Friday, March 14, 2008

Island Child

A student asks, “Have you been tall ever since, Miss?”
He stands next to me, black hair level with my shoulder.
Another climbs onto his desk, “Even me, Miss. I’m tall.”
Laughter from the shy students near the wall, the ones
who hold hands over their mouths to speak.

I too always found a wall. Now I live in the middle
of a deep ocean and talk all day long.

We read one of Donne’s Meditations—

No man is an . . . .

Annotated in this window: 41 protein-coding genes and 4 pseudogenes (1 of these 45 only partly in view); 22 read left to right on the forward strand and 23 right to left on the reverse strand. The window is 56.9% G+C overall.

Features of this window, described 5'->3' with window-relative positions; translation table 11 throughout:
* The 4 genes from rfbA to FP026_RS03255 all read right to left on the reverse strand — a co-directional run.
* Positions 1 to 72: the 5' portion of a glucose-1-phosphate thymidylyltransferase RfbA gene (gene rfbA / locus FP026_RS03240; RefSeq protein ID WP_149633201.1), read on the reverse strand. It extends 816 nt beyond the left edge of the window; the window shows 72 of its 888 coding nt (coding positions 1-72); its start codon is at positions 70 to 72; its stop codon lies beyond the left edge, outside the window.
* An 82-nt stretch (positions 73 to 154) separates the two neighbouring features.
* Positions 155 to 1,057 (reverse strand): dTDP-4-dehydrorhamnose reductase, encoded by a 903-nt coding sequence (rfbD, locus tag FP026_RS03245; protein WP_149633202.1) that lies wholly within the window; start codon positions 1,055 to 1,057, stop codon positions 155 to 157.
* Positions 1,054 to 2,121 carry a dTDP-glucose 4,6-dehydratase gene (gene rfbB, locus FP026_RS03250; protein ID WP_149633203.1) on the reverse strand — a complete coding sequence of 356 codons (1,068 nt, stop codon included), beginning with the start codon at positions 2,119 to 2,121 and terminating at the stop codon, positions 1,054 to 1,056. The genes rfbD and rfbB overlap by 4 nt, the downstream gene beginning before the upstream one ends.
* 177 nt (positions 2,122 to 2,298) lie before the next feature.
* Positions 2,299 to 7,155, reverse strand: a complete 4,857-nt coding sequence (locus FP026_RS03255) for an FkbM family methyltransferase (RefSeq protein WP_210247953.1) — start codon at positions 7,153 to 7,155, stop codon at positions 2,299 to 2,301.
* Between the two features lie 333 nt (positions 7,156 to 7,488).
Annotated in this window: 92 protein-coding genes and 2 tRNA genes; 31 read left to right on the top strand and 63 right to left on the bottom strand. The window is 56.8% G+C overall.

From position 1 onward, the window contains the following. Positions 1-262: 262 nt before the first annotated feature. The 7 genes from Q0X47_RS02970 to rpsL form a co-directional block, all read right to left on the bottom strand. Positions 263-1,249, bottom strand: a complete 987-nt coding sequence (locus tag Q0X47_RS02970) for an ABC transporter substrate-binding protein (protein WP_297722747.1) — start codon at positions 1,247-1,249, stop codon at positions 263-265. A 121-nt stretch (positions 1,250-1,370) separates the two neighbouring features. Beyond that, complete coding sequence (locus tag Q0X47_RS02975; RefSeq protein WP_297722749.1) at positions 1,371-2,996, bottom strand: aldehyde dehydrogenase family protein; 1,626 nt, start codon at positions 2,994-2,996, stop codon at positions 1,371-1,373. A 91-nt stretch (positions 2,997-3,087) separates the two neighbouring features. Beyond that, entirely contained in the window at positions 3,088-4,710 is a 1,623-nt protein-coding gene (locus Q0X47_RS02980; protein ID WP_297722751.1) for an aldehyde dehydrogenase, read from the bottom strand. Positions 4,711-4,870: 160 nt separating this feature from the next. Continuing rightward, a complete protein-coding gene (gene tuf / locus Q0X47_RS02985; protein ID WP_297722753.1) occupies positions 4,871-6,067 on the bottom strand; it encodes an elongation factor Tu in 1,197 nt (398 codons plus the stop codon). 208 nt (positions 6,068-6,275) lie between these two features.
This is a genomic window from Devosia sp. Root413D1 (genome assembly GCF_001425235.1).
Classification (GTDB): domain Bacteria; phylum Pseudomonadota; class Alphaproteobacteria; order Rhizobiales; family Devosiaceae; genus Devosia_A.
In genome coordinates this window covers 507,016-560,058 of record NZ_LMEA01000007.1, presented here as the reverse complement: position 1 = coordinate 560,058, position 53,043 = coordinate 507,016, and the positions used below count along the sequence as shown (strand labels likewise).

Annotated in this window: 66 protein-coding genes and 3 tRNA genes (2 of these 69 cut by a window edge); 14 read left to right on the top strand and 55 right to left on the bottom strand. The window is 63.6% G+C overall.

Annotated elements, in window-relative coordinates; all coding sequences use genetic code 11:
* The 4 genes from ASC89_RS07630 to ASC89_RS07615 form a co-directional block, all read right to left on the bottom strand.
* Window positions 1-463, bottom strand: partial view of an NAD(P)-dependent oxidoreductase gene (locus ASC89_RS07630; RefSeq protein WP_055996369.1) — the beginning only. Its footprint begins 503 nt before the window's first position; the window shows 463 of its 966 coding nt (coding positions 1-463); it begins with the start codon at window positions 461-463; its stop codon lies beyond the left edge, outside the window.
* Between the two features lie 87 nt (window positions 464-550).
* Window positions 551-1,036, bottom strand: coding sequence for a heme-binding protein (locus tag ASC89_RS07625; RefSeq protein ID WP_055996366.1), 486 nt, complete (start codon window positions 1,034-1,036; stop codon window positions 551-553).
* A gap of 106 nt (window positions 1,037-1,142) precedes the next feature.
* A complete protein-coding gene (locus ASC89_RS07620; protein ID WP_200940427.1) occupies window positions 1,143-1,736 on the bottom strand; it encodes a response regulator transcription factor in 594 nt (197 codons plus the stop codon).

Even me.
Ever since.

How to live here

Walk home from work for The First Time. This is big. It’s a small island with roads of coral that go slick in rain. Drunk drivers are everywhere, sidewalks aren’t. When you walk on the white line (no shoulder), face the traffic, just in case.

Men will honk. Women will stop and ask, brows wrinkling, “Do you need a ride?”

And then the dogs. The many, many dogs. Descended from dingos. Lean and mean. When you walk down to the coffee shop from your house, pick up four coral stones in case you need to throw them.

To ignore the traffic, pick a plumeria and spin its stem until it the petals blur.

When you pass a house and five dogs bound out from behind it, freeze. Remember what you’re holding. Flower in one hand. Stones in the other.